When a Florida parent makes an estate plan, numerous documents and instructions contained therein may pertain to his or her children. Especially if one’s children are minors, it is understandable that a parent will want to make sure they are provided for if their parents die or become incapacitated. A common estate planning document is a last will and testament, which often includes language to designate a guardian for children.
It can give a parent peace of mind knowing that a trusted friend or family member will take custody of his or her kids if the need arises. However, many parents who name guardians for their kids as part of the estate planning process fail to think of the possibility that the person so named might die or become incapacitated. This is why it is often important to designate a backup person who is willing to be a guardian if something happens to the primary guardian listed in a will.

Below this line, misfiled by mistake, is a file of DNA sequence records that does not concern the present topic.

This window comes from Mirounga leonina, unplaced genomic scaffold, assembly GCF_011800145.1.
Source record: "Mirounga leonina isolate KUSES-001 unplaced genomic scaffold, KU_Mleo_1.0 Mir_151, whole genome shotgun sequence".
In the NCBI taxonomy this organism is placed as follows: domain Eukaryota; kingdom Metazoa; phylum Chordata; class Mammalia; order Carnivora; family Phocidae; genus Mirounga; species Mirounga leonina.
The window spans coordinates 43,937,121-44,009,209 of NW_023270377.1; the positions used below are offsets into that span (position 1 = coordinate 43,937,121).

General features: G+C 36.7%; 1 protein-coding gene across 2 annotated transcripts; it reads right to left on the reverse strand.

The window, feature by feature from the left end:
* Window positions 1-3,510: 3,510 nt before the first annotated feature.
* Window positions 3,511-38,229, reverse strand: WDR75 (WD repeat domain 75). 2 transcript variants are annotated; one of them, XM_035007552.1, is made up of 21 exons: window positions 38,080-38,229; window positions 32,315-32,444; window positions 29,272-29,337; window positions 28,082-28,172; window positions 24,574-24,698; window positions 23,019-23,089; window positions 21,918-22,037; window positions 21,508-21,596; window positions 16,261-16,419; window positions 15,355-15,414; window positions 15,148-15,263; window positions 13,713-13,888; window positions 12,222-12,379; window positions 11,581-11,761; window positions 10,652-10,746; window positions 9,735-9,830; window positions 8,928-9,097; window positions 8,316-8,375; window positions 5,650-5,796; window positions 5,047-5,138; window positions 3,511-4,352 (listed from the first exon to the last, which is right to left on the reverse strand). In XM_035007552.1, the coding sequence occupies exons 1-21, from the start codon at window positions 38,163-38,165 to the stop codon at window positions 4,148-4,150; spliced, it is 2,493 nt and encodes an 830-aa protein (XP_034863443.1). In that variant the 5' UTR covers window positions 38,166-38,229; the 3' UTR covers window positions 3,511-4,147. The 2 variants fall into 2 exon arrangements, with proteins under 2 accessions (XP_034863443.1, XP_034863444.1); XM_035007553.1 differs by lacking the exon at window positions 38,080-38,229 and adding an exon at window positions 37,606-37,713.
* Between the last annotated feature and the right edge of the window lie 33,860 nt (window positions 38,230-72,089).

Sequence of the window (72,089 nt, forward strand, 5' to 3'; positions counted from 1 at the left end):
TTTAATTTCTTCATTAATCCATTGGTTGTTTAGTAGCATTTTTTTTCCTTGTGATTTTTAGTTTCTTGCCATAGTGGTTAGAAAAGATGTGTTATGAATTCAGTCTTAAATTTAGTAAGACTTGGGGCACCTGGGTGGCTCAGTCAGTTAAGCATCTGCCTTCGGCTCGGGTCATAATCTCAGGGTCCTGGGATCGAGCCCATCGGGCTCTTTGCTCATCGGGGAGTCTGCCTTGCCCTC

Other backup plans can be incorporated into an estate plan
In addition to a legal guardian for a minor, an estate owner might also want to designate secondary parties for other responsibilities as well. For instance, it is helpful to have a backup person to have health care or financial power of attorney. Like a guardian, a person with power of attorney might die before the document goes into effect, in which case, it is helpful if there is a secondary person listed to accept the responsibility.
The estate planning process is never a one-size-fits-all system. Every Florida estate owner can execute a plan and incorporate or omit documents to fit his or her needs. Remember to learn more about the requirements for validity before signing any legal documents. An estate law attorney can help with this.